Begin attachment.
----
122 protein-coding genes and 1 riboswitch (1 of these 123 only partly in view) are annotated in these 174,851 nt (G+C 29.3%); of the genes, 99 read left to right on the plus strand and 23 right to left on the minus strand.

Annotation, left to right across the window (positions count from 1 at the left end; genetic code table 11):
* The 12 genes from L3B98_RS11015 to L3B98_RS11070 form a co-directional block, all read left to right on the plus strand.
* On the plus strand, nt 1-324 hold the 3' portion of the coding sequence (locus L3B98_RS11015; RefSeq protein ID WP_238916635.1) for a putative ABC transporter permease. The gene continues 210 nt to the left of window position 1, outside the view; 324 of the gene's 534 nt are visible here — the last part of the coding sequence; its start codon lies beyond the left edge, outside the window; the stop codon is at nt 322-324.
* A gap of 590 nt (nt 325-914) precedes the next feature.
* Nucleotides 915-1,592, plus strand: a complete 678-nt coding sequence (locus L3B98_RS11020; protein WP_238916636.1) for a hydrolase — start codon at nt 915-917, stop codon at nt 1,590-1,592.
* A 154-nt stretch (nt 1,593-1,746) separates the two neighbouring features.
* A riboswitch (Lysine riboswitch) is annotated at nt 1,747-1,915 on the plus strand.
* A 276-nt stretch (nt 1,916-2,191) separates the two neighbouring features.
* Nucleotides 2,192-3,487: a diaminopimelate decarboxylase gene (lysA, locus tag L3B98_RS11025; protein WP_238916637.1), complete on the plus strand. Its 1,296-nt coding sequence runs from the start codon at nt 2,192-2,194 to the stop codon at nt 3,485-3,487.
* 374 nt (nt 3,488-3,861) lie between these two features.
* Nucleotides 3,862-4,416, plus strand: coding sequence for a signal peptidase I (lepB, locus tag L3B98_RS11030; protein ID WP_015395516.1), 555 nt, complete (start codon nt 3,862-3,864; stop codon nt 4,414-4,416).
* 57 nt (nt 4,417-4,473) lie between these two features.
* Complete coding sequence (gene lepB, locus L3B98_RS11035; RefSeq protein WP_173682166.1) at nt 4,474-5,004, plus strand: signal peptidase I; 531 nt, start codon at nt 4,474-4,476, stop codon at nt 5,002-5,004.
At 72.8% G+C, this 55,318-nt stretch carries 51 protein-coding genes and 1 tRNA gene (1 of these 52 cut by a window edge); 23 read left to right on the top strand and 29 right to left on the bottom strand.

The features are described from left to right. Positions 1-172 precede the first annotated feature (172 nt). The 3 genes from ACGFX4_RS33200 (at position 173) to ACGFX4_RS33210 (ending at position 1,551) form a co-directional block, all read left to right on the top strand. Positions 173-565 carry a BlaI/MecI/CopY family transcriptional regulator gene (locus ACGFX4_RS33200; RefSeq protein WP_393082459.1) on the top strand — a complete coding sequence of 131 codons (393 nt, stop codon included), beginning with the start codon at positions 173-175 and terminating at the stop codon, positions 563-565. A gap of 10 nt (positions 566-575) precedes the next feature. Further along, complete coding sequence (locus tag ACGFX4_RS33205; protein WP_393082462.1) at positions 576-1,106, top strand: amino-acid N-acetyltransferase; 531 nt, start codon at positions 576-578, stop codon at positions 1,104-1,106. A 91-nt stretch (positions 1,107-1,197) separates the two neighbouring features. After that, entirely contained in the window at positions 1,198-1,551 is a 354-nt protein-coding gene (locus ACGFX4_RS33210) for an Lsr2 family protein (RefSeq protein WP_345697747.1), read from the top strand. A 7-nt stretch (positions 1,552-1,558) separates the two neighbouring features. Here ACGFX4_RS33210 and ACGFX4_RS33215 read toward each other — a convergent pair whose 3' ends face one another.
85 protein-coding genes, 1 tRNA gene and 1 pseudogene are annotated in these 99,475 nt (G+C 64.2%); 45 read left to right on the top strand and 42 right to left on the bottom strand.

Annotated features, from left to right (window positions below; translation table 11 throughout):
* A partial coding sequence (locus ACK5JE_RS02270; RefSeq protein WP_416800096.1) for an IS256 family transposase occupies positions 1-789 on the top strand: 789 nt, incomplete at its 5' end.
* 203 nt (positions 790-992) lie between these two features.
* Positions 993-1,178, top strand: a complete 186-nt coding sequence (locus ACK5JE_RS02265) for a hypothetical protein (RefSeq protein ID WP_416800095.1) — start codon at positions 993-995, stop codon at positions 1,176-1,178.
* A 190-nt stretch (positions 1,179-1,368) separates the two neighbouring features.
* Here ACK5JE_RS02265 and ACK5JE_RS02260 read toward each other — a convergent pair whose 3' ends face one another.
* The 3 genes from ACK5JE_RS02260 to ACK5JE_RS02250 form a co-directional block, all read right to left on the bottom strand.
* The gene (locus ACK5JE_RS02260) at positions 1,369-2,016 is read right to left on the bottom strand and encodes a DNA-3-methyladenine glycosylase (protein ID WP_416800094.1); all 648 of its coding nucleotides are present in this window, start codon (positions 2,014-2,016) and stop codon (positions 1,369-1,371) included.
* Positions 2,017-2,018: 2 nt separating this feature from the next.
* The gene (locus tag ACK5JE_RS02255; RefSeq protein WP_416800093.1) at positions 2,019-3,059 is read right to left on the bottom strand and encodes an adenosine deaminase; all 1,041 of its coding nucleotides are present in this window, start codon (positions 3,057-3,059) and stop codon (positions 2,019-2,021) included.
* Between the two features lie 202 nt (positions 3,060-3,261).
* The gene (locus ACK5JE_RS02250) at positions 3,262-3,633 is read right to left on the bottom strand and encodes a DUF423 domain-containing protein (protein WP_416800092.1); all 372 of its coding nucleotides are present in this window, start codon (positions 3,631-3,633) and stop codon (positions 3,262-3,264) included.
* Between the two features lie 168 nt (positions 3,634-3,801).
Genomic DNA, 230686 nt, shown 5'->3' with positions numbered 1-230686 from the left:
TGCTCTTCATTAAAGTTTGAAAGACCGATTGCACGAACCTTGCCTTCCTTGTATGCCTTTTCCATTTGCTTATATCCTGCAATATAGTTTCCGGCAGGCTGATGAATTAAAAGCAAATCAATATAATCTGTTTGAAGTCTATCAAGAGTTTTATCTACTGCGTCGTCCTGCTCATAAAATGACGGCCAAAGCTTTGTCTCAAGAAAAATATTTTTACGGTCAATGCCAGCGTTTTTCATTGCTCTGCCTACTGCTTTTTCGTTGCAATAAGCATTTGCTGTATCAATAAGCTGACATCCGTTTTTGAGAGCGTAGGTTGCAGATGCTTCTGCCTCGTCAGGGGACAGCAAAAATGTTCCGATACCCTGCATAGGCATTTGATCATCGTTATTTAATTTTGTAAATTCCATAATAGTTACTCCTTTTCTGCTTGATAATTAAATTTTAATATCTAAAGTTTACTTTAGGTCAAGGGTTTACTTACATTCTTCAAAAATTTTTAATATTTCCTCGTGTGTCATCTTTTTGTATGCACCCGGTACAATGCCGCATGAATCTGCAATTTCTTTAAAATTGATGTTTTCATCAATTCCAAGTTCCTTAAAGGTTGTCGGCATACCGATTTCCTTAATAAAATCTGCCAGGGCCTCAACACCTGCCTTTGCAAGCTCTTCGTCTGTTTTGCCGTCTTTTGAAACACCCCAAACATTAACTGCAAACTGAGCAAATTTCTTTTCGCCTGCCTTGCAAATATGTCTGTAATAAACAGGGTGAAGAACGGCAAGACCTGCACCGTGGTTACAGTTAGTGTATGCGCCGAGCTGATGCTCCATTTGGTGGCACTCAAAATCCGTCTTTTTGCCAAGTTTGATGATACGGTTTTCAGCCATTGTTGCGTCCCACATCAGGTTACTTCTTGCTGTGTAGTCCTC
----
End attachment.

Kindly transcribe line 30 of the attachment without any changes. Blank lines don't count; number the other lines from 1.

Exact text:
* Between the two features lie 168 nt (positions 3,634-3,801).